Central Valley of California has a terrible unemployment problem.  But the cause isn’t a decline in farm employment, according to the Los Angeles Times. Reporter Bettina Boxall recounts the problems that were supposed to decimate the farm economy of inland California — a declining national economy and water shortages that many feared would turn the valley into a dust bowl. But in 2009, there was virtually no job loss in the farm sector. 

“People make a lot of claims, but the data you see is showing growth,” said Paul Wessen, an economist with the California Employment Development Department. “We’re just not seeing the job loss.” In Fresno County, which has rising unemployment overall, actually saw an increase in ag jobs last year. Rice and tomatoes had a bumper crop last year and grapes were near a record crop.

“The agricultural industry in 2009 is going to be one of your stellar performers in the state in terms of revenue,” said Jeffrey Michael, director of the Business Forecasting Center at the University of the Pacific in Stockton. “Outside of healthcare, they’re probably No. 2 in terms of dodging the worst impacts of the recession.”

"> Don't Blame Ag for California's Unemployment - Daily Yonder

Don’t Blame Ag for California’s Unemployment

The Central Valley of California has a terrible unemployment problem.  But the cause isn't a decline in farm employment, according to the Los Angeles Times. Reporter Bettina Boxall recounts the problems that were supposed to decimate the farm economy of inland California -- a declining national economy and water shortages that many feared would turn the valley into a dust bowl. But in 2009, there was virtually no job loss in the farm sector.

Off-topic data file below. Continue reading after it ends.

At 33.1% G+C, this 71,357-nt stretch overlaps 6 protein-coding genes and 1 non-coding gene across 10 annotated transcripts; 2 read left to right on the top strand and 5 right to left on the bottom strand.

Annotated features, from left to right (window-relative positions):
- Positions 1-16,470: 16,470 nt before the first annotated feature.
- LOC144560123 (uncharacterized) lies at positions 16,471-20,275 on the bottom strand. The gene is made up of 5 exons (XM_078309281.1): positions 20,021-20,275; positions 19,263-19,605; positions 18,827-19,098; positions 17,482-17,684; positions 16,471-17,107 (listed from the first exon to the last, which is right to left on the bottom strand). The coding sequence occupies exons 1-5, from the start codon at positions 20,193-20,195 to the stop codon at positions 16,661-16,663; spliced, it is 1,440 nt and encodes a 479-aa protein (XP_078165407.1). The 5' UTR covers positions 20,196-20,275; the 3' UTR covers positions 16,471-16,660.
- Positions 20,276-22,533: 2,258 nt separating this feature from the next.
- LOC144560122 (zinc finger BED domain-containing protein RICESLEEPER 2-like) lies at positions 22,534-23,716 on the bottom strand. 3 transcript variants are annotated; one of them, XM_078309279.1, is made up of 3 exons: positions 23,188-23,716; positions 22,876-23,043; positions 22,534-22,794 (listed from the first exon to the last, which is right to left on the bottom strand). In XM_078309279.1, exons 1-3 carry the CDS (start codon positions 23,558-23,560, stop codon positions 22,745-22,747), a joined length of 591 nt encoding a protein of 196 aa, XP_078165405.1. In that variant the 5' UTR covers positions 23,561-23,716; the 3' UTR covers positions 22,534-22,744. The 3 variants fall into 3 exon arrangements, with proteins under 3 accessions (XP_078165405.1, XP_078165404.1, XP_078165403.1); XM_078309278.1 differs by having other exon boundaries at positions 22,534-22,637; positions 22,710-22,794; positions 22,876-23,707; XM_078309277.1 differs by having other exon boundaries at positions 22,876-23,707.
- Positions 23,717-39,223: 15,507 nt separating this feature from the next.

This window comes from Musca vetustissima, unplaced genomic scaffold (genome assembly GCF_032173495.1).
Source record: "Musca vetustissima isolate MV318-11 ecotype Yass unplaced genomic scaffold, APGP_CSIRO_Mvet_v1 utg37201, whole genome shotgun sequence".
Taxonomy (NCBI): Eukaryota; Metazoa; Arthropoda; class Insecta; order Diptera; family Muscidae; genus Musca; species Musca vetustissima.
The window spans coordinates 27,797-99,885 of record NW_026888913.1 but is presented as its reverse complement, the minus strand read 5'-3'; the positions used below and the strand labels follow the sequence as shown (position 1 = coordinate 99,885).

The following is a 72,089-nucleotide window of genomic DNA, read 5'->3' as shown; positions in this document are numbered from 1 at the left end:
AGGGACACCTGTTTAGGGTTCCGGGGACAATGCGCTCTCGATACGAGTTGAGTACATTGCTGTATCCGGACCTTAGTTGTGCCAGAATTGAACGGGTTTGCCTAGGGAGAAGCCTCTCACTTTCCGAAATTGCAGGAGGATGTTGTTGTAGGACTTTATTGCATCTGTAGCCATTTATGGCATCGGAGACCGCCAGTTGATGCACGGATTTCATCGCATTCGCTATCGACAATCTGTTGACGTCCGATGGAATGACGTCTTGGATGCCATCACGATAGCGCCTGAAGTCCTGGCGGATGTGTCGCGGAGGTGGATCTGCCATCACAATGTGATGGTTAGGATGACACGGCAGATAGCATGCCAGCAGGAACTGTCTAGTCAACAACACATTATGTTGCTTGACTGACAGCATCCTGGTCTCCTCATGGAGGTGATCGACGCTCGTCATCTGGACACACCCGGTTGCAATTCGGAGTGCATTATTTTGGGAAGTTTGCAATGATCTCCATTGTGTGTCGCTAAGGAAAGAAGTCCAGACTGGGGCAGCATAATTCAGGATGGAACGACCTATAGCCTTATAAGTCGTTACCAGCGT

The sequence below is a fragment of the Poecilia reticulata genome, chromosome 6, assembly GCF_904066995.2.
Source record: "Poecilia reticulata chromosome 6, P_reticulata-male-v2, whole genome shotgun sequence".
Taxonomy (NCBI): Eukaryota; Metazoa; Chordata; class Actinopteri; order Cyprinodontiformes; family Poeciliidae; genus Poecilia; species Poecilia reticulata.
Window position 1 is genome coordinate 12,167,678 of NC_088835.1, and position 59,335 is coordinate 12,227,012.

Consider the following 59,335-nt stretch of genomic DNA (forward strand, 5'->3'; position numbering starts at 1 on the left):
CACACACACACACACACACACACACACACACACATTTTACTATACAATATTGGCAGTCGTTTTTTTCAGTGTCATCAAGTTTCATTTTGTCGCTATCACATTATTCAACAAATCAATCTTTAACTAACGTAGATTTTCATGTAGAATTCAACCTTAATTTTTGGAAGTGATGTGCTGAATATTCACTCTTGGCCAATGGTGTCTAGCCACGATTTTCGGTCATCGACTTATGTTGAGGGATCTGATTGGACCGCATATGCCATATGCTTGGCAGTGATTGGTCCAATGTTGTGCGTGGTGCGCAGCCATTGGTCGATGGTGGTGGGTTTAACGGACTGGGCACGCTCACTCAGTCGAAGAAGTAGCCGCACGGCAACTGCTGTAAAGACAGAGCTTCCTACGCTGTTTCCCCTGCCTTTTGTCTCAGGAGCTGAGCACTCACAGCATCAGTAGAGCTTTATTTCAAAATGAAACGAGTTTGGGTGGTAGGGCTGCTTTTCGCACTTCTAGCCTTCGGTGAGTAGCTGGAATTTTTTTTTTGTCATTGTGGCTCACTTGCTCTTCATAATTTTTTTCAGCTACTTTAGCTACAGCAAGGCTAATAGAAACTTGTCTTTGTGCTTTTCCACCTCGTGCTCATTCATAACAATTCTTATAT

"People make a lot of claims, but the data you see is showing growth," said Paul Wessen, an economist with the California Employment Development Department. "We're just not seeing the job loss." In Fresno County, which has rising unemployment overall, actually saw an increase in ag jobs last year. Rice and tomatoes had a bumper crop last year and grapes were near a record crop.

"The agricultural industry in 2009 is going to be one of your stellar performers in the state in terms of revenue," said Jeffrey Michael, director of the Business Forecasting Center at the University of the Pacific in Stockton. "Outside of healthcare, they're probably No. 2 in terms of dodging the worst impacts of the recession."

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The Central Valley of California has a terrible unemployment problem.  But the cause isn’t a decline in farm employment, according to the Los Angeles Times. Reporter Bettina Boxall recounts the problems that were supposed to decimate the farm economy of inland California — a declining national economy and water shortages that many feared would turn the valley into a dust bowl. But in 2009, there was virtually no job loss in the farm sector. 

“People make a lot of claims, but the data you see is showing growth,” said Paul Wessen, an economist with the California Employment Development Department. “We’re just not seeing the job loss.” In Fresno County, which has rising unemployment overall, actually saw an increase in ag jobs last year. Rice and tomatoes had a bumper crop last year and grapes were near a record crop.

“The agricultural industry in 2009 is going to be one of your stellar performers in the state in terms of revenue,” said Jeffrey Michael, director of the Business Forecasting Center at the University of the Pacific in Stockton. “Outside of healthcare, they’re probably No. 2 in terms of dodging the worst impacts of the recession.”

 

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